A film artist unveils her ‘visual manifesto’ on Chicago
Director Sarah Morris opens her film “Chicago” with a close-up of a computer screen at the Fermi National Accelerator Laboratory. Multicolored graphs of kilohertz and millivolts blink in Batavia, Ill., as Liam Gillick’s techno music pulses on the soundtrack.
At the end, we see a spider at night in its web, outlined by an out-of-focus streetlight. Morris designs the other 459 shots in between with an analytic eye for systems, signs and surfaces.
Shot in 2010 and completed in 2011, “Chicago” got its U.S. premiere Nov. 29 at the Museum of Contemporary Art Chicago, 220 E. Chicago Ave. “City Self,” an exhibition of some 40 photographs, paintings and drawings with Chicago themes selected from the MCA collection, accompanies “Chicago” through April 13. The 68-minute movie will screen continuously on an 18-by-34-foot expanse of gallery wall.
“I’m involved in every single frame,” Morris explained during a recent interview in the MCA cafe. She compulsively checks with her cinematographer David Daniels: “Is it level?” As for people in front of the lens, she tells them: “Don’t smile.”
Architectural facades outnumber faces in “Chicago,” wherein Morris admires the works of Ludwig Mies van der Rohe on Lake Shore Drive and at the Illinois Institute of Technology. “It is so incredible and so unusual for one architect to mark a place so much,” she marveled.
Besides celebrated buildings, “Chicago” inventories an array of activity: from touching up a photo at Ebony Magazine to making pastrami sandwiches at Manny’s Cafeteria and Delicatessen. Details include sunglasses, giant red fingernails, framed Playboy magazine covers, and phone-fixated pedestrians. Locations include the Cook County recorder of deeds office, the Vienna Beef factory, and a U.S. Open Squash Championship match at Pritzker Pavilion.
Morris, based in New York and London, never records sound when filming a city, starting in 1998 with “Midtown.” Beijing, Las Vegas, Los Angeles, New York City’s Manhattan borough, Miami, Rio de Janeiro and Washington, D.C., are other subjects in her cinema portfolio. When asked what Gillick’s music adds, Morris lists: “anticipation, adrenaline, movement, alienation, reflection.” At a Mercy Housing press conference in “Chicago,” we see Mayor Richard M. Daley speak yet hear none of his words.
At Brown University in the late 1980s, 46-year-old Morris majored in semiotics, the study of signs as systems. Early in her career, she made silk screens listing words from The New York Times and other newspapers. Then she painted single words on canvas with house paint. “Cinematic” is a word she has used in her art since 1997 to describe her outlook.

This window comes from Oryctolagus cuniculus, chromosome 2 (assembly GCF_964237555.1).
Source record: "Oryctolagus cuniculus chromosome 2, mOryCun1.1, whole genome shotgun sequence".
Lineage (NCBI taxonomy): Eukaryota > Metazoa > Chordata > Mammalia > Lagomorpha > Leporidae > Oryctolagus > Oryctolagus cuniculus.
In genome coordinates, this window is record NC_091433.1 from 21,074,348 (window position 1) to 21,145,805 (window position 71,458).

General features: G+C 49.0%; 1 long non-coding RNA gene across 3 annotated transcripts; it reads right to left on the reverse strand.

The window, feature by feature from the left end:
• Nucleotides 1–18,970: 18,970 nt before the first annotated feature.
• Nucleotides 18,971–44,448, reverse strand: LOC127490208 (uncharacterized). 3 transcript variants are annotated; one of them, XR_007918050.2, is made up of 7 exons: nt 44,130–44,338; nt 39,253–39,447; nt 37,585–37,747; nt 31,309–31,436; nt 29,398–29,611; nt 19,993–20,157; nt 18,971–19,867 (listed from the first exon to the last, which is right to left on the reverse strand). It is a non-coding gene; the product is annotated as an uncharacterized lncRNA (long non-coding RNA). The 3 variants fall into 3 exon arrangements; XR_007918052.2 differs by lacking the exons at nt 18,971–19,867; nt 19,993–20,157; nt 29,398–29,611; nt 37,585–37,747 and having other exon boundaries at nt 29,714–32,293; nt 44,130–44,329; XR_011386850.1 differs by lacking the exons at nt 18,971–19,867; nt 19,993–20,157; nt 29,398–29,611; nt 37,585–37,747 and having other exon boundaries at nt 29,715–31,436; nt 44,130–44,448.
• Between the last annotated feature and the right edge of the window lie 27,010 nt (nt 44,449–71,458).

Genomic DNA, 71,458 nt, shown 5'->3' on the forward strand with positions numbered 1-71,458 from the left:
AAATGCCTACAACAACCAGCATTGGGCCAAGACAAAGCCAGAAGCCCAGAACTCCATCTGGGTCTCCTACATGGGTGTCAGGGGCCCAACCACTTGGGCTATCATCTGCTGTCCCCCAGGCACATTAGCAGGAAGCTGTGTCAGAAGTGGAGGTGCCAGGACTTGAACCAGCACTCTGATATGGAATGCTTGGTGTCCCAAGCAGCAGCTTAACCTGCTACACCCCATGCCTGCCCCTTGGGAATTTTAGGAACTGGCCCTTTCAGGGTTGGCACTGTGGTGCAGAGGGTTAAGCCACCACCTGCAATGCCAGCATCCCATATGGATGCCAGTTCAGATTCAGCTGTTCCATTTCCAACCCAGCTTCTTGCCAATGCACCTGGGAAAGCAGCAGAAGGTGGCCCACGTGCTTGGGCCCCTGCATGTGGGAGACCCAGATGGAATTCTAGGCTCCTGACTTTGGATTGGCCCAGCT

After a recent preview screening of “Chicago,” Morris claimed the terms “documentary” and “city portrait” did not correctly characterize her film. “So you’re very adamant that this is not meant to be a portrait, that you’re not trying to do that,” responded one member of the audience. “But what are you trying to do?”
“Well, at some level the films are an excuse,” Morris answered. “They’re similar to, like, [Andy] Warhol having Interview magazine and being able to, like, meet people. No, but seriously, the films allow me to investigate a place and meet a lot of people and have a lot of conversations and see what is being produced and what is dying, what is coming to an end.”
“Chicago,” offered Morris, is like her other films: “It is a visual manifesto. It is articulated through images.” Architecture professor Philip Ursprung decodes her artwork, which includes glossy geometric paintings, as “representing the raw forces of capitalism ... that forge our language and ideas, our images, our rhythms and colors.”
Accessing a city is an art itself. A Hollywood executive tipped her on shooting her film “Los Angeles”: “Sarah, it is a secret society, it is a conspiracy.” Taking his cue, she sees herself “showing how a city is multiple conspiracies.”
“Sarah Morris is a spy in the city,” Dieter Roelstraete, the 41-year-old curator of “City Self,” suggests. “She intrudes. She can see a conspiracy in the surfaces.” Morris often cites affection for Alan J. Pakula’s paranoid thriller “The Parallax View” (1974) and conversed at length with its star, Warren Beatty.
From the Oscars in “Los Angeles” to the Olympics in “Beijing,” master image makers intrigue Morris. “Chicago” nearly omits a local one.
As the artist told Architectural Digest: “Oprah [Winfrey] was, I have to say, more difficult to deal with than the Chinese government.”